Trail running’s urgent need to diversify

By Brian Metzler



The beautiful thing about track and field has always been its diversity. In both the U.S. and across the globe, it is truly a universal sport made up of a diverse group of competitors from differing racial, ethnic and socioeconomic backgrounds. But while running is one of the world’s most universal sports, not all aspects of the sport are as diverse as track and field in the U.S. — especially trail running.


A lot has happened on the diversity, equity and inclusion (DEI) front since the massive social awakening that emerged in 2020. The Running Industry Diversity Coalition has been providing numerous resources for education and strategy. Running shoe brands have gone out of their way to portray multicultural imagery, videos and storytelling in trail running, and make sure their elite teams are diverse in their makeup.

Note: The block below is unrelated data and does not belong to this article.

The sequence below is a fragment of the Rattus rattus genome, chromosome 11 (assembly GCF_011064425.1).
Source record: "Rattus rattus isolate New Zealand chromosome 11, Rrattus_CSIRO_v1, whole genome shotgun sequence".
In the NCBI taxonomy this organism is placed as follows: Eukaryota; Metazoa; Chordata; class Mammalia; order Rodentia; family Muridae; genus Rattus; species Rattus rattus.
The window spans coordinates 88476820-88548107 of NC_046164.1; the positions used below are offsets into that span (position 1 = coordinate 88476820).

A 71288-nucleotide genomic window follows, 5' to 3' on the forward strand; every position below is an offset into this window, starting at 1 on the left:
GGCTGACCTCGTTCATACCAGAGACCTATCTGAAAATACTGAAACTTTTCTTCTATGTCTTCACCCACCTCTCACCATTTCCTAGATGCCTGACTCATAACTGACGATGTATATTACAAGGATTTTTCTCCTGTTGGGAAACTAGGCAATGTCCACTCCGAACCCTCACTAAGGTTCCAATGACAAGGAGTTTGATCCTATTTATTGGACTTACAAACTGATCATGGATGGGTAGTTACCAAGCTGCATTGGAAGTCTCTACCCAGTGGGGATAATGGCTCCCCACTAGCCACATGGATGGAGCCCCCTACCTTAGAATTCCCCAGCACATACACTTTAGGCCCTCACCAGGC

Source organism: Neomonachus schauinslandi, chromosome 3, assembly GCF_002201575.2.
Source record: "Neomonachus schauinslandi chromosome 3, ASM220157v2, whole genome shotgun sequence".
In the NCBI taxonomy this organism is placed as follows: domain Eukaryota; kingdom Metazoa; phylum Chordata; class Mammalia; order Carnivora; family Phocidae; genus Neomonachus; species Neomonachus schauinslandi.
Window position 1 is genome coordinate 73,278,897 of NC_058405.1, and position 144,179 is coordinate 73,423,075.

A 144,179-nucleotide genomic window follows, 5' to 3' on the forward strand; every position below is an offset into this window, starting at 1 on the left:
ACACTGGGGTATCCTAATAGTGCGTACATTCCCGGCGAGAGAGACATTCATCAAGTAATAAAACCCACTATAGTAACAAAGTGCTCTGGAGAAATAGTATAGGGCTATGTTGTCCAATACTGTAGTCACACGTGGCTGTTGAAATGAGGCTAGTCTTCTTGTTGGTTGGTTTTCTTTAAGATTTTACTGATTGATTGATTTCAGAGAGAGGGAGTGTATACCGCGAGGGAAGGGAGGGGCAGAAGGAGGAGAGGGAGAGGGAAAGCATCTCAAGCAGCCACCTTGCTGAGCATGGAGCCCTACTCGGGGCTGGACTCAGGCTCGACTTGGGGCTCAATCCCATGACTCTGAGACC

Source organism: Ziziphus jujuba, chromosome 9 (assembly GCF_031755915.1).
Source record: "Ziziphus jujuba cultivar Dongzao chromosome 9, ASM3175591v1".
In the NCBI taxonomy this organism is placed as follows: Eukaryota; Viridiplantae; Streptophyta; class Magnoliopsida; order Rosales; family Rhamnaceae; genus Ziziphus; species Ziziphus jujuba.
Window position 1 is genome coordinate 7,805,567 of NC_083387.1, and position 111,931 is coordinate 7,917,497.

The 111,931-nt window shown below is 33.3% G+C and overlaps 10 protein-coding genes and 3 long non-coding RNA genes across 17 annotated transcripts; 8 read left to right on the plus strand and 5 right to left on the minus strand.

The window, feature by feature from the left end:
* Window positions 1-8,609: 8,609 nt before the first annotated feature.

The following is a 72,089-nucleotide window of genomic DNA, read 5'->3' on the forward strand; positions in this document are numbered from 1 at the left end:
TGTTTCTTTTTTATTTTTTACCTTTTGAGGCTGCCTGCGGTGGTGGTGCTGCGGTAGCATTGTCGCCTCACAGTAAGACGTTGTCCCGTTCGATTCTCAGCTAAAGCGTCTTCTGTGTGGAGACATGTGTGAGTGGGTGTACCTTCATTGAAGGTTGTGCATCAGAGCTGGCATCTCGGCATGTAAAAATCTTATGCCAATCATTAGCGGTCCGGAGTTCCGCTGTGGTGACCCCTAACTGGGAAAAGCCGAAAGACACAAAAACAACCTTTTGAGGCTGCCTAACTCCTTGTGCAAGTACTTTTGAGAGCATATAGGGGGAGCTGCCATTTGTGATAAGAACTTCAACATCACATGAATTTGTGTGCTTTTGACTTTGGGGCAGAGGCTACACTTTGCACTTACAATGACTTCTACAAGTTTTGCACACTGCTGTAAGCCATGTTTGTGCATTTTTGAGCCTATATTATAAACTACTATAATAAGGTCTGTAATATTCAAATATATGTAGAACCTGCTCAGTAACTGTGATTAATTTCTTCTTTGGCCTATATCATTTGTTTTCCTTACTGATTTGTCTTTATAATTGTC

While that messaging and exposure have led to steps in the right direction and more opportunities for runners from a wider range of racial and ethnic backgrounds, there’s still a lot of work to be done in trail running. Show up at any trail race or scan through the results of the country’s most popular ultra-distance events and you’ll find that there are more runners from overseas than there are non-white runners from the U.S.


“While you’re training for that race it’s all you, but as soon as I show up, I’ll realize I am the only brown person there,” says Angel Tadytin, a native Navajo who lives in the Phoenix area. When she runs, Tadytin says she feels the connection of her ancestors and the legacy of running as an act of gratitude. She trained and finished the Moab Red Hot Ultra 33k race in February, but not without moments of doubt when she arrived.


“I was the only brown girl with dark brown hair, and one of the only people who wasn’t skinny,” Tadytin says. “It’s uncomfortable. No one has to remind me.”